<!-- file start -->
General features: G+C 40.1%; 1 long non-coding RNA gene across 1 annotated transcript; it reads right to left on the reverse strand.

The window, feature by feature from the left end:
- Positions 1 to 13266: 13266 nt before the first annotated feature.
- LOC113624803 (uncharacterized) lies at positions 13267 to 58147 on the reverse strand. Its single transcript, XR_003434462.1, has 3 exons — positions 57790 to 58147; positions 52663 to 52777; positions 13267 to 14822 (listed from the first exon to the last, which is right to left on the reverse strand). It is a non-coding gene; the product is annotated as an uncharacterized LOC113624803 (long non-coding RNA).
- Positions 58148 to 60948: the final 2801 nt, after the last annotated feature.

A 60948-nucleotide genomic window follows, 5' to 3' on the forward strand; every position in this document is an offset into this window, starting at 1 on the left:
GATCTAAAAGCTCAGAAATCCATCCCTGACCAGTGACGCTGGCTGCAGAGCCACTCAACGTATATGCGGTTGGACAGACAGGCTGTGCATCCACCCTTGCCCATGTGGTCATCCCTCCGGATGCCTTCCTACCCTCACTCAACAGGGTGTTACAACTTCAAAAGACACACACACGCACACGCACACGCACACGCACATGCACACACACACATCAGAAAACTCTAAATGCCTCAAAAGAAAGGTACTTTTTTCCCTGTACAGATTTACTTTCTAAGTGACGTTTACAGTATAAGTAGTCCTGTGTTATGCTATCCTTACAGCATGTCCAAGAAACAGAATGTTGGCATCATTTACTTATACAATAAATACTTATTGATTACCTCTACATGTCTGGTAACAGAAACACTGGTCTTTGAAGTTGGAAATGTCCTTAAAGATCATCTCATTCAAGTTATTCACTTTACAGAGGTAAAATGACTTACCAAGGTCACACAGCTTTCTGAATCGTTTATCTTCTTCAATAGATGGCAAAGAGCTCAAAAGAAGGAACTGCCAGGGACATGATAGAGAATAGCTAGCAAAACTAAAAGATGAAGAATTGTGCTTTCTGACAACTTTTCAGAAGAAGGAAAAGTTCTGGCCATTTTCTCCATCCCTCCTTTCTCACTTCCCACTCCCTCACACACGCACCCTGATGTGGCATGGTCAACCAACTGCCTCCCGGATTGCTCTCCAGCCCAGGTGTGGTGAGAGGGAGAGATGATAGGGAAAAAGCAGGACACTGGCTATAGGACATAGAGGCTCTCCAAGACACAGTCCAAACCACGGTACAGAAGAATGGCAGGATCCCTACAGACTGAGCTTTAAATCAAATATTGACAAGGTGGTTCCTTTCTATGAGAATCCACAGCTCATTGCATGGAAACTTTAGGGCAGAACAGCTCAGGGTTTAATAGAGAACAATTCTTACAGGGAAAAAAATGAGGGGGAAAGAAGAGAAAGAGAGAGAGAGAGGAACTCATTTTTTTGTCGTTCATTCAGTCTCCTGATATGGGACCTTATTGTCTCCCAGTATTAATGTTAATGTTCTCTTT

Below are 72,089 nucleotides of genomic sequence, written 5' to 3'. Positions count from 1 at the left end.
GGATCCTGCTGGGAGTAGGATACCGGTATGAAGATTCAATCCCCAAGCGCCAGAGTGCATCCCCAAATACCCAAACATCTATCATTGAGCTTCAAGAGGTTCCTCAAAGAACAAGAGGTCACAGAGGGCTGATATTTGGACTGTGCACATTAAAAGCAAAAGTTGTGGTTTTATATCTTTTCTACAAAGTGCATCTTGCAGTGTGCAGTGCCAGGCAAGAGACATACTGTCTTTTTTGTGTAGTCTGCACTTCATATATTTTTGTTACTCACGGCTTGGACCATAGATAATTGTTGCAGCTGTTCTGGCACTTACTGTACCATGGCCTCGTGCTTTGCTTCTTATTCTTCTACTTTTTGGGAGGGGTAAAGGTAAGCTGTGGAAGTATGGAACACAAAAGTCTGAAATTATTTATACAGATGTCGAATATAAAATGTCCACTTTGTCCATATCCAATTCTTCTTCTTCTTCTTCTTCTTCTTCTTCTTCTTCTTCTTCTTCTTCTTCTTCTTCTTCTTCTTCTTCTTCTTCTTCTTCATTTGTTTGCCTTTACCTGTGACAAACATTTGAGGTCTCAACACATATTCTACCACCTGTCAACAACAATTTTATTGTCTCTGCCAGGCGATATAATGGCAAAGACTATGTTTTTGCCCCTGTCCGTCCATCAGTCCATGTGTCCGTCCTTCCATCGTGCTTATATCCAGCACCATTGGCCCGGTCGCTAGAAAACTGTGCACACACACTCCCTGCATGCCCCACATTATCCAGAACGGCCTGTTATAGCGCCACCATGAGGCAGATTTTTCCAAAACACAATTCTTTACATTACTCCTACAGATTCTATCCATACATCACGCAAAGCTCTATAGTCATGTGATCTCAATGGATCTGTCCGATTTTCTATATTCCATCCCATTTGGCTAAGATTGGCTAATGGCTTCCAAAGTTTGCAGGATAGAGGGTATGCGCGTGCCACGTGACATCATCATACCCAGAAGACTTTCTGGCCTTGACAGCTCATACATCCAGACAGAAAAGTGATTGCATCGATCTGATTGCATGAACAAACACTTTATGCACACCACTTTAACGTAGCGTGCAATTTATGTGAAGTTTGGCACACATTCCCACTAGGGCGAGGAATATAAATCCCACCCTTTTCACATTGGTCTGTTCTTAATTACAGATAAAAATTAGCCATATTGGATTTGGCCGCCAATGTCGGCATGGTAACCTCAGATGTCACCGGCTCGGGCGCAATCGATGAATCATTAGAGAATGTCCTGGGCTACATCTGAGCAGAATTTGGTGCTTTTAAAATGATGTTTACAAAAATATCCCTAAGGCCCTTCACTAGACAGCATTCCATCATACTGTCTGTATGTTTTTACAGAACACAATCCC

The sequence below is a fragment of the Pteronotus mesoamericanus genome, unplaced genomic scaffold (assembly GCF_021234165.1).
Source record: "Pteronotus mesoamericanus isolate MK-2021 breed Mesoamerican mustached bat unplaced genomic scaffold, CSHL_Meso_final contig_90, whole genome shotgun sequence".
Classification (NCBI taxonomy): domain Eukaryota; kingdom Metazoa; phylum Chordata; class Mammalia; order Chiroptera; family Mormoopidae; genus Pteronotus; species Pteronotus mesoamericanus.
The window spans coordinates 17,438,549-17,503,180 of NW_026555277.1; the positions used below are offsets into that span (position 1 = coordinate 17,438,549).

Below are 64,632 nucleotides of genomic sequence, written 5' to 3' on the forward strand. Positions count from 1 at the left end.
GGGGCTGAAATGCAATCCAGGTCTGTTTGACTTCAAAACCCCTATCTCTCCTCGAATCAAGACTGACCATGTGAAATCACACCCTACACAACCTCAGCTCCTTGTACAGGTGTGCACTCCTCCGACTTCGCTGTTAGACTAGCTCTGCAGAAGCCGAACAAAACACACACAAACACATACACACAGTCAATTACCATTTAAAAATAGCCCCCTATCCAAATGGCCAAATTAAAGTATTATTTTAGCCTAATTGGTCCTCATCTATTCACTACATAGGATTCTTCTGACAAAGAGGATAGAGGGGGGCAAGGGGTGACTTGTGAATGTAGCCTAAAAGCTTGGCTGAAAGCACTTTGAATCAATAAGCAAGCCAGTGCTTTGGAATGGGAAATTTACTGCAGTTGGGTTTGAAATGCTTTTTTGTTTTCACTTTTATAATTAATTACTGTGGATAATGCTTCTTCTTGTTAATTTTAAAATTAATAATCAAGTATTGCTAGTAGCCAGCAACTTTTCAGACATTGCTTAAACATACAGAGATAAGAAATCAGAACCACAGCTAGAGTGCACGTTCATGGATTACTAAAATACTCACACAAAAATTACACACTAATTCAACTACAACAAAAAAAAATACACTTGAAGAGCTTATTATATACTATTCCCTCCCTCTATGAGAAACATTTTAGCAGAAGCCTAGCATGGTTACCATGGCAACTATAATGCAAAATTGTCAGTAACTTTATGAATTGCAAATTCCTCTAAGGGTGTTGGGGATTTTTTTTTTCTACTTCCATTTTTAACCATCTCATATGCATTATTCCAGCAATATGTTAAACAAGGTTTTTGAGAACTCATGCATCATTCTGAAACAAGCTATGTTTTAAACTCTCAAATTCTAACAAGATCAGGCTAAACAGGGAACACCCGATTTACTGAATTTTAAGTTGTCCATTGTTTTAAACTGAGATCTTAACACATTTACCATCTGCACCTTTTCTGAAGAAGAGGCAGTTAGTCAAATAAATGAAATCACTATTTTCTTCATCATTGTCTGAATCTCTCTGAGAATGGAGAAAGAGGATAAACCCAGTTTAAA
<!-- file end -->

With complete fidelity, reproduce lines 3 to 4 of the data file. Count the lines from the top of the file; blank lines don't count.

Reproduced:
- Positions 1 to 13266: 13266 nt before the first annotated feature.
- LOC113624803 (uncharacterized) lies at positions 13267 to 58147 on the reverse strand. Its single transcript, XR_003434462.1, has 3 exons — positions 57790 to 58147; positions 52663 to 52777; positions 13267 to 14822 (listed from the first exon to the last, which is right to left on the reverse strand). It is a non-coding gene; the product is annotated as an uncharacterized LOC113624803 (long non-coding RNA).